My observation is based on five visits, each an hour long, with casual interactions among the staff. The reading room is quiet and has a studious aura; the age range is diverse; within those seated most are using electronics, some are reading with laptops, and a few are reading & writing without gadgetry. Seating can be scarce as the famous Rose main reading room is closed, therefore, a whole table is designated for those referencing the map collection, for many of the maps are large and the atlases hefty. Tourist trickle through the room regularly, basking in the Beux Arts decor, taking photos, looking at globes, occasionally flipping through the open stacks, but the gargantuan atlas receives regular attention. However, there is a zoological feel to the tourist amusing themselves while patrons study; I overheard someone ask the reference desk why there were so many people here, presumably they could do all this work from home, the librarian obliquely responded: “they have their reasons.”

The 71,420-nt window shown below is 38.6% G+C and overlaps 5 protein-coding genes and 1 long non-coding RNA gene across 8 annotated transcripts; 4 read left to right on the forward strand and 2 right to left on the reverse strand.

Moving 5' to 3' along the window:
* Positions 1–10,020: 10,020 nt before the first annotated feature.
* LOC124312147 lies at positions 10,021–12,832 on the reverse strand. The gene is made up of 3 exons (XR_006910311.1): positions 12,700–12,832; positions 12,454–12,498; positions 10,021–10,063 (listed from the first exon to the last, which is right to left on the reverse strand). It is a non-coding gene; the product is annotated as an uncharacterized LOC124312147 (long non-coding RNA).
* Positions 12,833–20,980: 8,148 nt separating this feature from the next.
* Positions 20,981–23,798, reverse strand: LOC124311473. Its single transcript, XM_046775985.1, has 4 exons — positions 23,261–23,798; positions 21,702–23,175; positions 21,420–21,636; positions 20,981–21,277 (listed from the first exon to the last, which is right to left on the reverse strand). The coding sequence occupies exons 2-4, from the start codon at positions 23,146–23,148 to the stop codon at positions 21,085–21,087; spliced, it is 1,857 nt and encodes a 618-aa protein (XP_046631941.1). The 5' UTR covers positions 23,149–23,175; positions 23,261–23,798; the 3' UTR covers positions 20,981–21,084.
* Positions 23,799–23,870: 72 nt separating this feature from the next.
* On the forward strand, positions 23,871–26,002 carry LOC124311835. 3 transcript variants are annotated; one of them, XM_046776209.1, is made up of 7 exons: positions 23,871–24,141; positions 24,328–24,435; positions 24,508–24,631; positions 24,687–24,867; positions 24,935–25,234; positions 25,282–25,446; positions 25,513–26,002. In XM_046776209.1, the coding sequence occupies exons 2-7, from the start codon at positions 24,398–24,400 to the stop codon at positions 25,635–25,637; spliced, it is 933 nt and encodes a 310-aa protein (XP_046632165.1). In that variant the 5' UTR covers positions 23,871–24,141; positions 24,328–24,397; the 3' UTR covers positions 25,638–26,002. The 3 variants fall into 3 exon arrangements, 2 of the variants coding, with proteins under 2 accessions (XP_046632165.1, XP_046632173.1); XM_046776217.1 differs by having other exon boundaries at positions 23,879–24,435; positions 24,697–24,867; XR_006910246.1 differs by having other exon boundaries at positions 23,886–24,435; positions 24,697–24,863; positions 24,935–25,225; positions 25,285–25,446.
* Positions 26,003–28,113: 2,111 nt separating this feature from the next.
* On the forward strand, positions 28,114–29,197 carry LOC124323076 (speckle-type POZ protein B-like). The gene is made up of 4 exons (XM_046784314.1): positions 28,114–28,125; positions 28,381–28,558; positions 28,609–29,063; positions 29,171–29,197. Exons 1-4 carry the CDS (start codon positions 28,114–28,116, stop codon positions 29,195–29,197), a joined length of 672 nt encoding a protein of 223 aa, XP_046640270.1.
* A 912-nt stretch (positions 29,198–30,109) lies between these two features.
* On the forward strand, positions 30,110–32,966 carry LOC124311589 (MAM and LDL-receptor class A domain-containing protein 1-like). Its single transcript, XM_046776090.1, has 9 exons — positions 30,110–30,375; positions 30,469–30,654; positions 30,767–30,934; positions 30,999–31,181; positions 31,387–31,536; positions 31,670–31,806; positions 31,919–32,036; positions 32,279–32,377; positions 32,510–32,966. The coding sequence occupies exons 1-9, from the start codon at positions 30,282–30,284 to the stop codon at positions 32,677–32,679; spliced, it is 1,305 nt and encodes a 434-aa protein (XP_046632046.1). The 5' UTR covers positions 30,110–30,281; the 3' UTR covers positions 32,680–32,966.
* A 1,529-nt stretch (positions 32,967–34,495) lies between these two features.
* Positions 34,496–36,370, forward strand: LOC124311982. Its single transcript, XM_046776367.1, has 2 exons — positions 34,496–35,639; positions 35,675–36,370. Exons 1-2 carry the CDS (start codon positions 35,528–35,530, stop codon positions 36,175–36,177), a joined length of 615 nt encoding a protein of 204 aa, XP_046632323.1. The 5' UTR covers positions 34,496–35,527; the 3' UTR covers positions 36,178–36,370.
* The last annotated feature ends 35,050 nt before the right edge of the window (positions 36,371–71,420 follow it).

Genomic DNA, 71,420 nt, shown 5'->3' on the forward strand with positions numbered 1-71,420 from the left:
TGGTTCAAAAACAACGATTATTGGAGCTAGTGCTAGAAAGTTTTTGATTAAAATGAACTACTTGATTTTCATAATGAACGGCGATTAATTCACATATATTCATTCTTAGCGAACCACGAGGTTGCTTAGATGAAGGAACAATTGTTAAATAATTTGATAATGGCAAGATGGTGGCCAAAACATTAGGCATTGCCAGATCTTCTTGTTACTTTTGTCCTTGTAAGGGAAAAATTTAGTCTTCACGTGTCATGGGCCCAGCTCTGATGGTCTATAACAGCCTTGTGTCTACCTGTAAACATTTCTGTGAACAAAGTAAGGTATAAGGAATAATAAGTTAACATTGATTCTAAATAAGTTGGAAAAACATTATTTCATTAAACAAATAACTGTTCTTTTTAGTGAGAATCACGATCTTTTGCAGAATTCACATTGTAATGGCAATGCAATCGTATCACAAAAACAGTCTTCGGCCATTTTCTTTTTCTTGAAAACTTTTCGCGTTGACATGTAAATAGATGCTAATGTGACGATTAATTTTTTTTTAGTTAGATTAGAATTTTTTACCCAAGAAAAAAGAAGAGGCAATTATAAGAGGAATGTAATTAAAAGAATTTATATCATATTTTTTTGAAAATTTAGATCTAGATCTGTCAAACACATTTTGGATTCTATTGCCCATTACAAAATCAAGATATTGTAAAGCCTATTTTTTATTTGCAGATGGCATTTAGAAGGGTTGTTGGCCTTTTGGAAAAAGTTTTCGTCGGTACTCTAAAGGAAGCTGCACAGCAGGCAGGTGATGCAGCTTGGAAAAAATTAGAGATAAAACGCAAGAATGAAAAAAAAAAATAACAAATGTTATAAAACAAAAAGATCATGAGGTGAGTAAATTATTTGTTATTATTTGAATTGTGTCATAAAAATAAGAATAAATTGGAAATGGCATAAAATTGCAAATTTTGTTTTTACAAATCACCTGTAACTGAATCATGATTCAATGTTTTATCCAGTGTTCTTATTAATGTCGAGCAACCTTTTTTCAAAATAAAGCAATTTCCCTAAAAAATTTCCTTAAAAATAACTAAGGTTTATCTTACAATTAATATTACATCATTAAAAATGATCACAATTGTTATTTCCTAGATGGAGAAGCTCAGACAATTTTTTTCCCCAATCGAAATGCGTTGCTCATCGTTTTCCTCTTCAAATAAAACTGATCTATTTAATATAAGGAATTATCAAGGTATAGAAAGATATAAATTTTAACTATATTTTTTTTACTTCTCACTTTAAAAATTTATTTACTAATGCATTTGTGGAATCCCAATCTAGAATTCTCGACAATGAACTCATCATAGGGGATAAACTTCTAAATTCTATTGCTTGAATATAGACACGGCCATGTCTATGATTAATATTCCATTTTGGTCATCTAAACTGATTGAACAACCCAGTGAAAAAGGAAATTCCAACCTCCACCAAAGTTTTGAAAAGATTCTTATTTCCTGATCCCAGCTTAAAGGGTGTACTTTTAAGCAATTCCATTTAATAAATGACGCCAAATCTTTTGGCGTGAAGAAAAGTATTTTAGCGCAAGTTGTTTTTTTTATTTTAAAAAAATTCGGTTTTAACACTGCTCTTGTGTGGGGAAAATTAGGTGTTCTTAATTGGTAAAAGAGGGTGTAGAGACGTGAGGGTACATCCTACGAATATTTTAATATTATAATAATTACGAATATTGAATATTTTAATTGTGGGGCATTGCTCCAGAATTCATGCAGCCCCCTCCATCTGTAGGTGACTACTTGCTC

The reference desk is stationed by one librarian at a time, with new shifts beginning every two hours, and their demeanor exudes patience along with a nuanced knowledge of the collection. The librarians have seven avenues of patron relations: email, telephone, written, reference, consultation, direction, and instruction. The first three are usually a sort reference work, but sometimes an appointment is made for consultation, which can be an in-depth assistance and advising on research, or arranging a class visit with instructors and deciding on content. On one occasion I saw a class of 15 undergraduates led to the back with a stack of maps awaiting them. I also noticed in a historical atlas of New York acknowledgments given to the map division for its cartographic consultation. Direction is on the opposite side of the spectrum and far more common, as it directs people to the restrooms, power outlets, computer labs, or a specific location in Midtown. Instruction can consists of catalog usage, workstation navigation, or simply applying for a library card. These seven avenues are the librarians realm of service, all of which is done with the utmost patience and professionalism.